To be sure, an agency's reconsideration of its own decision may in some contexts be unwarranted, or even abusive. As the Fifth Circuit indicated in Macktal v. Chao, 286 F.3d 822, 826 (5th Cir.2002), an "agency may not reconsider its own decision if to do so would be arbitrary, capricious, or an abuse of discretion." And the Federal Circuit recognized in SKF USA that


[a] remand may be refused if the agency's request is frivolous or in bad faith. For example, in Lutheran Church-Missouri Synod v. Fed. Communications Comm'n, 141 F.3d 344, 349 (D.C.Cir. 1998), the Court of Appeals for the District of Columbia Circuit refused the FCC's "novel, last second motion to remand," noting that the remand request was not based on a confession of error and was instead based on a prospective policy statement which would not bind the FCC. See id. The court added that "the Commission has on occasion employed some rather unusual legal tactics when it wished to avoid judicial review, but this ploy may well take the prize." Id.


SKF USA, Inc., 254 F.3d at 1029. Similarly, this court qualified its recognition of an agency's inherent authority to reconsider by referring to reconsiderations that occur "within a reasonable time." Belville, 999 F.2d at 997. These limitations recognize that there are "two opposing policies [that] immediately demand recognition: the desirability of finality, on the one hand, and the public interest in reaching what, ultimately, appears to be the right result on the other." Civil Aeronautics Bd. v. Delta Air Lines, Inc., 367 U.S. 316, 321, 81 S.Ct. 1611, 6 L.Ed.2d 869 (1961) (footnote omitted).


CAPPE has not demonstrated any examples of detrimental reliance on the previous FONSI that would militate against allowing the agency to withdraw the FONSI. The FHWA cannot be accused of causing needless delay, because this is not a case in which delay works at all against the interest of the plaintiff. Indeed, the only apparent advantage to CAPPE in preventing the remand is the delay involved in forcing the agency to litigate on a concededly insufficient record. Instead, undelayed agency reconsideration of the potential environmental impacts of a project furthers the purpose of NEPA, which seeks to ensure that federal agencies take a "hard look" at the environmental consequences of significant federal actions. Thus, the public interest as well as the purpose of NEPA would permit an agency to reconsider a FONSI.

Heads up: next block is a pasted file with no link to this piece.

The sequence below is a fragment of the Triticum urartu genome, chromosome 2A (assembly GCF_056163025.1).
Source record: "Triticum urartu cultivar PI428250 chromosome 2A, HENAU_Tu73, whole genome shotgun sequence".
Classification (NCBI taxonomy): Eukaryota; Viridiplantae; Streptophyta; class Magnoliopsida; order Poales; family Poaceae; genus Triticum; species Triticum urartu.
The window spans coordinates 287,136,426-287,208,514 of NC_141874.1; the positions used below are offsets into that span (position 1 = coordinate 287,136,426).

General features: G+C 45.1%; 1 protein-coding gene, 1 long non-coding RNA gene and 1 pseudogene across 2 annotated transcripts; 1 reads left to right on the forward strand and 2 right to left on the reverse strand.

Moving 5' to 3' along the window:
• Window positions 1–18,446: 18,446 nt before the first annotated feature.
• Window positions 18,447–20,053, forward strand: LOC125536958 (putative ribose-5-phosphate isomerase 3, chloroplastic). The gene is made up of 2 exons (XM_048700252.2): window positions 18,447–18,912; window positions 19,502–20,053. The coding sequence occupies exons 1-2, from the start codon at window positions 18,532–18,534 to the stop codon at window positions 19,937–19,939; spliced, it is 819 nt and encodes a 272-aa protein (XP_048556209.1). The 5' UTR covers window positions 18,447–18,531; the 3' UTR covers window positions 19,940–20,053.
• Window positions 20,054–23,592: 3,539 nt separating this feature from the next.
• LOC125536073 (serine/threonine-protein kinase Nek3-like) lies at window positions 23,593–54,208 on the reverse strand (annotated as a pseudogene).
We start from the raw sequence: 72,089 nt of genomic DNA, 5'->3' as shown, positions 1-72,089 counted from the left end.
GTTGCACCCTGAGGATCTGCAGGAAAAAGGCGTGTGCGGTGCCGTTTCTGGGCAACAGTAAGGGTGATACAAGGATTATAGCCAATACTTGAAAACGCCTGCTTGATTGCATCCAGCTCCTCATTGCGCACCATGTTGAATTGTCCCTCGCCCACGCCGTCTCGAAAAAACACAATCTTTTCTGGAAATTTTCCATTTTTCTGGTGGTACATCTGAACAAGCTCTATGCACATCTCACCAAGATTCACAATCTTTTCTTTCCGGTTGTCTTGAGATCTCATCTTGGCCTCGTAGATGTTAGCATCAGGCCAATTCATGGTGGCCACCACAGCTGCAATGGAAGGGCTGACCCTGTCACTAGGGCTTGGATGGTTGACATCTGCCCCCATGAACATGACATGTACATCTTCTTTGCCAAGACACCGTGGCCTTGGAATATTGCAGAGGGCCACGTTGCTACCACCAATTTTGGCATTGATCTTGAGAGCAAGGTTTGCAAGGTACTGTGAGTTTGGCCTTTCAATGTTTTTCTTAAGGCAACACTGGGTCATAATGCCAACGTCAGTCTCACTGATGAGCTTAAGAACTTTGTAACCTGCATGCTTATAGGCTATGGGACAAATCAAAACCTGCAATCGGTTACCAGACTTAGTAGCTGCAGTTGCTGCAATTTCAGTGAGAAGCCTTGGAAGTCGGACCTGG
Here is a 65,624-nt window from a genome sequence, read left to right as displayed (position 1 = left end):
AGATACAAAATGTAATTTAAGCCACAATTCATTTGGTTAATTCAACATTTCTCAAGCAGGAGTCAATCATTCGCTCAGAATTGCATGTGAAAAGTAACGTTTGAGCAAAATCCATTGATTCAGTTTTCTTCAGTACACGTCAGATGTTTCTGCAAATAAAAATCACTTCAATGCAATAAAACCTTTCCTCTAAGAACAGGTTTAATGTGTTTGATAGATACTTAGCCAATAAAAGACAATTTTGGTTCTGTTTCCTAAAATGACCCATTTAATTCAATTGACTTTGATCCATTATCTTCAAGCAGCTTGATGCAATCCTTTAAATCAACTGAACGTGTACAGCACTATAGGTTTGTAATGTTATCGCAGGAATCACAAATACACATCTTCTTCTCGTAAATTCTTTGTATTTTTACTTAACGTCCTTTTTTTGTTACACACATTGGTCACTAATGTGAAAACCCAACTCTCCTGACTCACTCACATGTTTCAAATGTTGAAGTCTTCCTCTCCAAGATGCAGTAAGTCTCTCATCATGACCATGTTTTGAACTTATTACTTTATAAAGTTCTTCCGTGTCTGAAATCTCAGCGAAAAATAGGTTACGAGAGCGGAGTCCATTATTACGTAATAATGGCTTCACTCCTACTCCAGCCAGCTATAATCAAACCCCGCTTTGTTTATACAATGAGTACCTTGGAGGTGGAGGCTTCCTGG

The district court based its denial of the motion to voluntary remand primarily on its perception of the possible irreparable injury that would come with a voluntary remand—namely, the potential that the TDOT would continue the project on its own without federal funding, thus making the FHWA and compliance with NEPA irrelevant. This consideration in no way supports the injunction against FHWA, however, since state continuation of the project without federal funding would not implicate NEPA in the first place. And even if a purely state-funded project were somehow subject to the federal NEPA, the district court could simply modify the injunction to allow the FHWA to reconsider and reissue the relevant NEPA documents while continuing the injunction in other respects. The district court could thereby prevent harm to the plaintiffs while conserving the resources of the parties and the judiciary by not mandating the complete judicial review of a FONSI that is no longer issued and that has been acknowledged by the FHWA as deficient.


For the foregoing reasons, we REVERSE the judgment of the district court and REMAND the case to the district court with instructions to vacate or modify the preliminary injunction in accordance with this opinion.



The Honorable Robert Holmes Bell, Chief United States District Judge for the Western District of Michigan, sitting by designation


CAPPE sued three federal officials and two Tennessee officials. For convenience, in discussing the procedural actions of the parties in this litigation, we refer to the federal defendants as FHWA and the Tennessee defendants as TDOT


CAPPE moved this court to dismiss the instant appeal for lack of jurisdiction. On February 6, 2003, a motions panel of this court denied that motion on the ground that the district court's order of October 1, 2002, was appealable "under 28 U.S.C. § 1292(a)(1) as an order refusing to vacate the preliminary injunction entered by the district court of July 17, 2002." Accordingly we do not have before us the district court's denial of the FHWA's motion to dismiss the suit altogether


None of the cases cited in this passage analyze the decision to grant or deny an agency's motion to remand the case